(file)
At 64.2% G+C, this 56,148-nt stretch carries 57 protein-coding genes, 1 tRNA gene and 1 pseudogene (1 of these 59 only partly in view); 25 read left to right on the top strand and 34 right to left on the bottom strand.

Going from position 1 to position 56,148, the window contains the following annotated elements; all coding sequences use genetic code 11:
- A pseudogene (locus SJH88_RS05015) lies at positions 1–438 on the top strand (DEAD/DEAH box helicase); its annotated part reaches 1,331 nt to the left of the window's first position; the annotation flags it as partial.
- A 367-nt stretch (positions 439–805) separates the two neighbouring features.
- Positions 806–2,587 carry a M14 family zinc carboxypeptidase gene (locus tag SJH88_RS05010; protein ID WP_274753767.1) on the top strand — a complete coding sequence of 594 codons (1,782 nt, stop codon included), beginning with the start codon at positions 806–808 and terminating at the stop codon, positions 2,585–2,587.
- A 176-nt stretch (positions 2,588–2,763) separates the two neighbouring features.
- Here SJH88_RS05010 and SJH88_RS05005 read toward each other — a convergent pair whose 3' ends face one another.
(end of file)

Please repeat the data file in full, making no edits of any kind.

At 64.2% G+C, this 56,148-nt stretch carries 57 protein-coding genes, 1 tRNA gene and 1 pseudogene (1 of these 59 only partly in view); 25 read left to right on the top strand and 34 right to left on the bottom strand.

Going from position 1 to position 56,148, the window contains the following annotated elements; all coding sequences use genetic code 11:
- A pseudogene (locus SJH88_RS05015) lies at positions 1–438 on the top strand (DEAD/DEAH box helicase); its annotated part reaches 1,331 nt to the left of the window's first position; the annotation flags it as partial.
- A 367-nt stretch (positions 439–805) separates the two neighbouring features.
- Positions 806–2,587 carry a M14 family zinc carboxypeptidase gene (locus tag SJH88_RS05010; protein ID WP_274753767.1) on the top strand — a complete coding sequence of 594 codons (1,782 nt, stop codon included), beginning with the start codon at positions 806–808 and terminating at the stop codon, positions 2,585–2,587.
- A 176-nt stretch (positions 2,588–2,763) separates the two neighbouring features.
- Here SJH88_RS05010 and SJH88_RS05005 read toward each other — a convergent pair whose 3' ends face one another.